Worse of all, Judge Whitaker upon whom she had relied for so much of encouragement and intelligent cooperation, had not only failed her utterly, but had expressed his opinion in tactful judicial terms that she was a Meddlesome Mattie, and had better let the state of Connecticut and the town of Dymchurch deal with their own affairs as they were so well equipped and prepared to do.

   “Ah well,” said Jane, ringing the pantry service. “A bit of breakfast may chirk me up. I must hold to the thought that I am not a Super-Detective, but merely riding a hobby-horse I found grazing along the roadside: and that even so I am an unpretentious Jarrocks and not eligible to the Hunt Club: nor am I called upon to demonstrate haute école before a circus audience that thinks a balotade is probably an off-color French joke… But, all the same, if this sinister Langton person does do away with me and dispose of my body in a crematory way, won’t all the grown-ups be sorry and begin to appreciate the risk I am taking?”

   The pause-giving difficulty would be that she would not be around to hear the post-mortem regrets and to see Judge Whitaker turn her notebook pages with trembling fingers or to hear him say “Poor Jane! How little we appreciated all this clever work of hers!”

   She sipped her coffee and enjoyed one of the famous St. Crispin croissants and decided to live a while longer, Langton willing. Even though a few more deaths were needed to bring the Dymchurch quota up to a good Van Dine average.

   I’ve decided that if I’m going to do long quotes from the text, I ought to do it right. Here’s an earlier passage, from pages 35-38, in which Jane meets Don Wyckoff, a local attorney, who may or may not be representing either artist Jack Collins or his wife Julia in their upcoming divorce proceedings. As part of their conversation, some more light is shed on Jane’s detective proclivities:

   Wyckoff smiled diplomatically. “… But I can’t undertake to nurse Jack Collins all the time.”

   “Are you representing him or Julia in the oncoming action? Or doesn’t one ask?” Phyllis nibbled a cracker.

   “One doesn’t – not at this moment.”

   “But is Julia really going to carry it through, Don? I should almost think after all these years … tell the waitress no mayonnaise for me, please – just the diet dressing … I’m sorry, Don. Ethics always seem so silly among friends – professional ethics, I mean.”

   There was a slight frown on Wyckoff’s bland forehead and he addressed his next remark directly to Jane. “Judge Whitaker spoke of you as a triple A detective, Miss Trimble.”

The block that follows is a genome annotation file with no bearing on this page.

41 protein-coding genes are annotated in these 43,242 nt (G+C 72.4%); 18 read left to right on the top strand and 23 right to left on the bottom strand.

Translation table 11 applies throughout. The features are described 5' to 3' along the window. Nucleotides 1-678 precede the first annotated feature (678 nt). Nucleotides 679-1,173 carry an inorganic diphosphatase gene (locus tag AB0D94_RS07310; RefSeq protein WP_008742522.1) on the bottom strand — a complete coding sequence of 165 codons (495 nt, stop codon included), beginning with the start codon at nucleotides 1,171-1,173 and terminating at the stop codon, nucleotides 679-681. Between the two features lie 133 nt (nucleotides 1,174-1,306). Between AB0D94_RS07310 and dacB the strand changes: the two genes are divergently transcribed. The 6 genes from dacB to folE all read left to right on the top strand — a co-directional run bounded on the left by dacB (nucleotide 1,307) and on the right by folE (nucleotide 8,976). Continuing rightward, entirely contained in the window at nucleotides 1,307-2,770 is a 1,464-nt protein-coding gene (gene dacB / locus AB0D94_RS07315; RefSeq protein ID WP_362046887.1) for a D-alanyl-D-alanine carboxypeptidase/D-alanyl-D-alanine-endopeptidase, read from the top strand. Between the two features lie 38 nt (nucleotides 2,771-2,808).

“I suppose he referred to the Gleason will case. That was simple genealogical research. Elementary.”

   “The name is Wyckoff, not Watson. And I know an unfortunate lot about how much ability as well as research that sort of thing takes. Being myself mostly a digger-out of facts for others to profit by.”

   “Oh, Don! Don’t be so ’umble. He’s in with the oldest, snootiest law firm in Tidewater, Jane – seven names and an ampersand on the door – and every one of the seven is a judge or a trustee or a receiver or something.”

   “Except me and the ampersand. The only way I maintain my dignity out of office-boy hours is to keep a few clients of my own over here in Dymchurch.”

   He began to outline amusingly a case involving a farmer and his step-son. Phyllis listened with applauding phrases at the right moment. Jane divided her attention between the table in the alcove – as yet unclaimed – and his bland face and pleasant voice. She had rather a prejudice against young lawyers, so given as a rule to screening their uncertainties by bumptious pronouncements and bristling authority. Wyckoff was of another sort. He had an adaptable geniality that hinted of the politician – of experience in gaining the confidence of folk of all degrees. A tactful young man, she concluded, who had been about a bit, who was sure of himself but not irritatingly so, and who might will be exactly what her beloved old neighbor, Judge Whitaker had been in his green legal youth. The anecdote finished, he again referred to Jane’s detective experience.

   “It’s been rather accidental and incidental,” she said. “If I ever tried real detecting, I’m afraid I’d be much more interested in a criminal’s heredity and background and other antecedents than in the crime and whodunit. In the long run, though, I suppose detection and genealogy require about the same amount of patience and imagination and experience – and luck – ”

   “The ideal job of detection may,” laughed Wyckoff, “but the detectives I’ve met in real life depend principally upon a lack of delicacy and a certain flair for installing dictaphones, breaking down doors, and otherwise intruding on the private life of a sincere criminal. Not picturesque persons – and the less imagination the better. You ought to hear our local chief of police, Hal Flint, cuss out detective story detectives. So many of the young literary colonists scribble mystery novels and they keep looking Flint up and getting in his hair and asking him questions.”